My son is home from Argentina and Costa Rica. Where he had a phenomenal trip. Turns out that the privilege of higher education includes lots of opportunity to carouse. What happens in Princeton, New Jersey extends to Buenos Aires. I figured you’d want to know.
This week my daughter turned 23. Which turned out to mean some celebration, some glitches, and a world class meltdown. Same as it ever was.
My strongest feeling in the past few days has been of recognition. “Oh yes. I know this one.” My son, sitting on the sofa, head bent over a device of some sort. My daughter, crying and laughing at the same time. I know this one. I know these two.
When you have kids, if you pay attention, you become an expert. An expert in your kids. You might then make terrible errors in judgment, even so, but you have an undeniable body of knowledge.
I like that. I like to be an expert. I like to have enough data that I can trust my instincts. All my years in the corporate world, despite my relative successes, I was essentially faking it. A Comparative Literature major who specializes in Epic Poetry, with sub-specialties of The Renaissance, French, and Italian Language, will not have sound footing in high technology. Someone prone to gazing off will not prevail over the ambitious, or the treacherous.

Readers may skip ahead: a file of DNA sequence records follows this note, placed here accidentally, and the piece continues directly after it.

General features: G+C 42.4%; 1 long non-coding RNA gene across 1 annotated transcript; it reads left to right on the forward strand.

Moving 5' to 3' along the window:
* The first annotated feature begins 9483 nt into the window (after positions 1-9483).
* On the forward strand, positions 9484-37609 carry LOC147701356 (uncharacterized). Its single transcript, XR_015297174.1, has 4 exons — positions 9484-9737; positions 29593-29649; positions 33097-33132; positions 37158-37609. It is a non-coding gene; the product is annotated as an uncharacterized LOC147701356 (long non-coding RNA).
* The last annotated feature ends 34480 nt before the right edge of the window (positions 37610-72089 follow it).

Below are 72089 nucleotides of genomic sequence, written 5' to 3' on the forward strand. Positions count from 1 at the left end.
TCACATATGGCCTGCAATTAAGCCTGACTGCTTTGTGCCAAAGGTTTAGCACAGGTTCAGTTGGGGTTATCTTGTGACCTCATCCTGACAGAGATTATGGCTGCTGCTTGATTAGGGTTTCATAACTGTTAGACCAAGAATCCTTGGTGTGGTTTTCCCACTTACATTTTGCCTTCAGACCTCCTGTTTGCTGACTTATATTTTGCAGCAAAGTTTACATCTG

I have to stop here. Motherhood is certainly not the only road to self-understanding. If I hadn’t had kids, if I had chosen a career completely suited to me, I could still have experienced this ‘becoming expert,’ – for which I am sure there is a single word, in some language. Probably Japanese. Not, however, pre-1700’s French or Italian.
One other thing. It wasn’t self-sacrificial, gathering information on my children over time. Watching them carefully. Now, when I recognize their patterns, I can feel my own cognition and memory working and my sense of self is reinforced. Kind of prickles. There would be pinging sounds, if we came with built-in alerts.
Who you are is what you learn. But then we have to try to do right by our knowledge.